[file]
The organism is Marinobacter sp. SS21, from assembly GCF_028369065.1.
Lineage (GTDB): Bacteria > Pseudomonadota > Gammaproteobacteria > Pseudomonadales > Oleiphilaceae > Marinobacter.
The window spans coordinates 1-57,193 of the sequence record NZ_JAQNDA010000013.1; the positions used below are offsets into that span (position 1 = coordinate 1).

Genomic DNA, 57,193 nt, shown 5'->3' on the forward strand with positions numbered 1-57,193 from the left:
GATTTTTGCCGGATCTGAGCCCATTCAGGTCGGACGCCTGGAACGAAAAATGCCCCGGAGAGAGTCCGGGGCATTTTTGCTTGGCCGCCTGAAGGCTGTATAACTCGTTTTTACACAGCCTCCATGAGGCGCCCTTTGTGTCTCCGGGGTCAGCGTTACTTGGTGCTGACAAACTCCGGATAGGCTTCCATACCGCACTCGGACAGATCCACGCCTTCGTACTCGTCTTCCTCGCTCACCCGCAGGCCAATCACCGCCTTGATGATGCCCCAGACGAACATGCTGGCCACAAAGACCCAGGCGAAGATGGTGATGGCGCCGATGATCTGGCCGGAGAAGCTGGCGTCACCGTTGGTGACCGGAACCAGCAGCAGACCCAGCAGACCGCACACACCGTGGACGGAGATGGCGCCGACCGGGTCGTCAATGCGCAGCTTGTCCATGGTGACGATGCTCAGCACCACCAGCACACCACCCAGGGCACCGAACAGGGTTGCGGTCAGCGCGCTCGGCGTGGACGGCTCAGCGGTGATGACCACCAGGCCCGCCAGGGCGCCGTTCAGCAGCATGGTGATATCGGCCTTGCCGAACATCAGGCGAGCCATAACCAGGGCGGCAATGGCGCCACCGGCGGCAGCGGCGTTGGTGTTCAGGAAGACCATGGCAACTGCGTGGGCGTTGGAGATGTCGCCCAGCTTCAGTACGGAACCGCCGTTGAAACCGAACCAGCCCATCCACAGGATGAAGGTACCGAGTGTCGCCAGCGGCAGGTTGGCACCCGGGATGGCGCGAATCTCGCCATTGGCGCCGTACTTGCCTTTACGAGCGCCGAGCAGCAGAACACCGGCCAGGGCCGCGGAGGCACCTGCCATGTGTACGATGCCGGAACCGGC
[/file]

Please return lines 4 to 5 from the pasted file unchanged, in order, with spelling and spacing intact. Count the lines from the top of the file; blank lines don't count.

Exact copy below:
Genomic DNA, 57,193 nt, shown 5'->3' on the forward strand with positions numbered 1-57,193 from the left:
GATTTTTGCCGGATCTGAGCCCATTCAGGTCGGACGCCTGGAACGAAAAATGCCCCGGAGAGAGTCCGGGGCATTTTTGCTTGGCCGCCTGAAGGCTGTATAACTCGTTTTTACACAGCCTCCATGAGGCGCCCTTTGTGTCTCCGGGGTCAGCGTTACTTGGTGCTGACAAACTCCGGATAGGCTTCCATACCGCACTCGGACAGATCCACGCCTTCGTACTCGTCTTCCTCGCTCACCCGCAGGCCAATCACCGCCTTGATGATGCCCCAGACGAACATGCTGGCCACAAAGACCCAGGCGAAGATGGTGATGGCGCCGATGATCTGGCCGGAGAAGCTGGCGTCACCGTTGGTGACCGGAACCAGCAGCAGACCCAGCAGACCGCACACACCGTGGACGGAGATGGCGCCGACCGGGTCGTCAATGCGCAGCTTGTCCATGGTGACGATGCTCAGCACCACCAGCACACCACCCAGGGCACCGAACAGGGTTGCGGTCAGCGCGCTCGGCGTGGACGGCTCAGCGGTGATGACCACCAGGCCCGCCAGGGCGCCGTTCAGCAGCATGGTGATATCGGCCTTGCCGAACATCAGGCGAGCCATAACCAGGGCGGCAATGGCGCCACCGGCGGCAGCGGCGTTGGTGTTCAGGAAGACCATGGCAACTGCGTGGGCGTTGGAGATGTCGCCCAGCTTCAGTACGGAACCGCCGTTGAAACCGAACCAGCCCATCCACAGGATGAAGGTACCGAGTGTCGCCAGCGGCAGGTTGGCACCCGGGATGGCGCGAATCTCGCCATTGGCGCCGTACTTGCCTTTACGAGCGCCGAGCAGCAGAACACCGGCCAGGGCCGCGGAGGCACCTGCCATGTGTACGATGCCGGAACCGGC